One way to balance some protection of media diversity with media freedom is to introduce mechanisms that boost diversity. One of these was a suggestion by journalism educators, led by Monash University’s BIll Birnbauer, for tax deductions for investment in investigative journalism. Unfortunately nothing like this made it to the final package. News Ltd and Fairfax’s opposition to these proposals during the Finkelstein inquiry was characteristic of their opposition to public policies which might strengthen media diversity.

Conroy has suggested today that he might permit the removal of the 75 per cent reach rule which currently prevents further domination by free-to-air stations of regional television even if the rest of the package falls by the wayside. His counterpart in the shadow ministry, Malcolm Turnbull, argues that restrictions on ownership are unnecessary because there is already plenty of diversity.

He misses the point of protecting some journalism production in regional media, which Finkelstein noted was already in a dire state. If there are no rules to protect local news and current affairs production outside big cities of Sydney and Melbourne, there will be little available apart from material produced by the ABC.

In another favour to the free-to-air televisions, Conroy’s package includes halving the license fees which free-to-air television pay the Federal government. This offer is supposed to be in return for an increase in local Australian production to 1500 hours by 2015. What appears to be an enhancement of Australian production could become on attack on local production, rather than a boost, because rules which provide for production of children’s and drama production have fallen by the wayside. If this proposal goes ahead, audiences will be left with repeats of soapies on second or third digital stations — a further reduction in diversity.

The proposals also appear to strengthen the arm of the Australian Press Council (APC) by making membership a condition for journalists’ protection for newsgathering under an exemption in the Privacy Act. Seven West Media withdrew from the council when other publishers, facing arguments for more media regulation, agreed to funding rules which provide for some consistency in APC funding, lessening the capacity of companies to use weaken the council’s complaint handling procedures by threats of funding cuts. It is not clear whether Seven West Media would qualify for the protections by running its own council but it seems unlikely.

It is also unclear if this suggestion would apply to independent journalists, who currently qualify for protection if they apply the Media Entertainment and Arts Alliance Code of Ethics. While some small publishers are attracted by representation on the APC, other independent journalists or publications may not wish to join an organisation which is mostly funded by big companies.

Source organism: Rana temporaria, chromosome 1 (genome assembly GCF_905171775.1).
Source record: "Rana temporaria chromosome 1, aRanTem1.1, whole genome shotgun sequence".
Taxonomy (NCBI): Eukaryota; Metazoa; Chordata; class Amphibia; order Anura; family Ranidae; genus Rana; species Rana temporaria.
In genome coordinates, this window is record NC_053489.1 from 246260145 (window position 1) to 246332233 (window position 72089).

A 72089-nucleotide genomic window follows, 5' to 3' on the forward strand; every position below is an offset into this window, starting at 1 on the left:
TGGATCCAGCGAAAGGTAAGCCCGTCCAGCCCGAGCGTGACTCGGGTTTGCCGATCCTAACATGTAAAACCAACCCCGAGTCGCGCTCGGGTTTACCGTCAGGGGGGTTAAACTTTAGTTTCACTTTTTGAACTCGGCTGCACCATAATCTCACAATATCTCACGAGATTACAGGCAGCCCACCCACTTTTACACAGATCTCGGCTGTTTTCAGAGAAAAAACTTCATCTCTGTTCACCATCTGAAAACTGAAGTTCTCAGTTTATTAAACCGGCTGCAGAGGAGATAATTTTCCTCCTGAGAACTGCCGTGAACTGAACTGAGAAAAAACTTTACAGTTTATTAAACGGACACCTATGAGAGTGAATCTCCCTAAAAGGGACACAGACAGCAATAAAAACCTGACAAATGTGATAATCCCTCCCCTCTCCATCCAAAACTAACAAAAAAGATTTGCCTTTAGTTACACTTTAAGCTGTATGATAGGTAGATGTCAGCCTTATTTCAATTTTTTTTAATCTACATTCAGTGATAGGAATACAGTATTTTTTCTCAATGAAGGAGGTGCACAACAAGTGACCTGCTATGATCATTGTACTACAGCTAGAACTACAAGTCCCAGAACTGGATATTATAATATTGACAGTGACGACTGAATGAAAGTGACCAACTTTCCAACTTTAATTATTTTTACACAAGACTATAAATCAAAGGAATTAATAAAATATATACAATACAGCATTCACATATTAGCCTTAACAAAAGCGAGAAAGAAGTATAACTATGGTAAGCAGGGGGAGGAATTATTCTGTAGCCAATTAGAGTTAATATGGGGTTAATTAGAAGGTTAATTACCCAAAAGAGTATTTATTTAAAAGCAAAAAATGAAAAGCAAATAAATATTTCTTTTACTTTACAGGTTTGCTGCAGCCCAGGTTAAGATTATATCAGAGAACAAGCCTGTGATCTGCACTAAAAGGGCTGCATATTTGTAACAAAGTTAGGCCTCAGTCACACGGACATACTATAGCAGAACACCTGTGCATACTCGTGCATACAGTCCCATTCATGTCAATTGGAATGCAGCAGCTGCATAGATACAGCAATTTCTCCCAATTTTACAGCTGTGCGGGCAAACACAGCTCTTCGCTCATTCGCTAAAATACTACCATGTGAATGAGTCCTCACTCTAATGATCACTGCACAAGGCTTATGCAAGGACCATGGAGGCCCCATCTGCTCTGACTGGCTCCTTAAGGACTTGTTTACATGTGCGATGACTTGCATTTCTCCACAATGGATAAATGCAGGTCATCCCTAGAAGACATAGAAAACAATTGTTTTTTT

Malcolm Turnbull, himself a banker and businessman before he was a politician, has said that he sees the media reform package as a threat to freedom. If it does pass, he will repeal the changes if an Abbott government is elected. His position is consistent with his long held position on media regulation and opposition to the government’s role in providing for the broadband network NBN. He exaggerates existing levels of media diversity and dismisses opposition to News Ltd’s bullying campaigns as evidence that people fear critique.

One wonders what he would be saying if the Opposition was subject to a sustained campaign like the one the Labor government has experienced. His position is more likely to have appeal to audiences in inner parts of Sydney and Melbourne where most independent media are focussed. Elsewhere there are few resources for on the ground reporting, and in many parts of the country little capacity for any investigation of the Coalition’s and News Ltd’s neoliberal policies. Regional and rural media are left to survive with few journalists and content that is imported from bigger media outlets elsewhere.

After two years, it is a pity that Conroy is trying to force the independents’ and Greens’ hands; they were the only ones to speak up consistently for media diversity and limitations on media power in the first place, without which there would have been no inquiries or reform proposals at all.

When the Greens and independents finally get access to the full package on Thursday, the need for some limitation on further takeovers which lead to even more concentration and cuts to journalism resources, especially outside Sydney and Melbourne, and some protection for local production, is what is at stake.

Launched in 2004, New Matilda is one of Australia's oldest online independent publications. It's focus is on investigative journalism and analysis, with occasional smart arsery thrown in for reasons of sanity. New Matilda is owned and edited by Walkley Award and Human Rights Award winning journalist Chris Graham.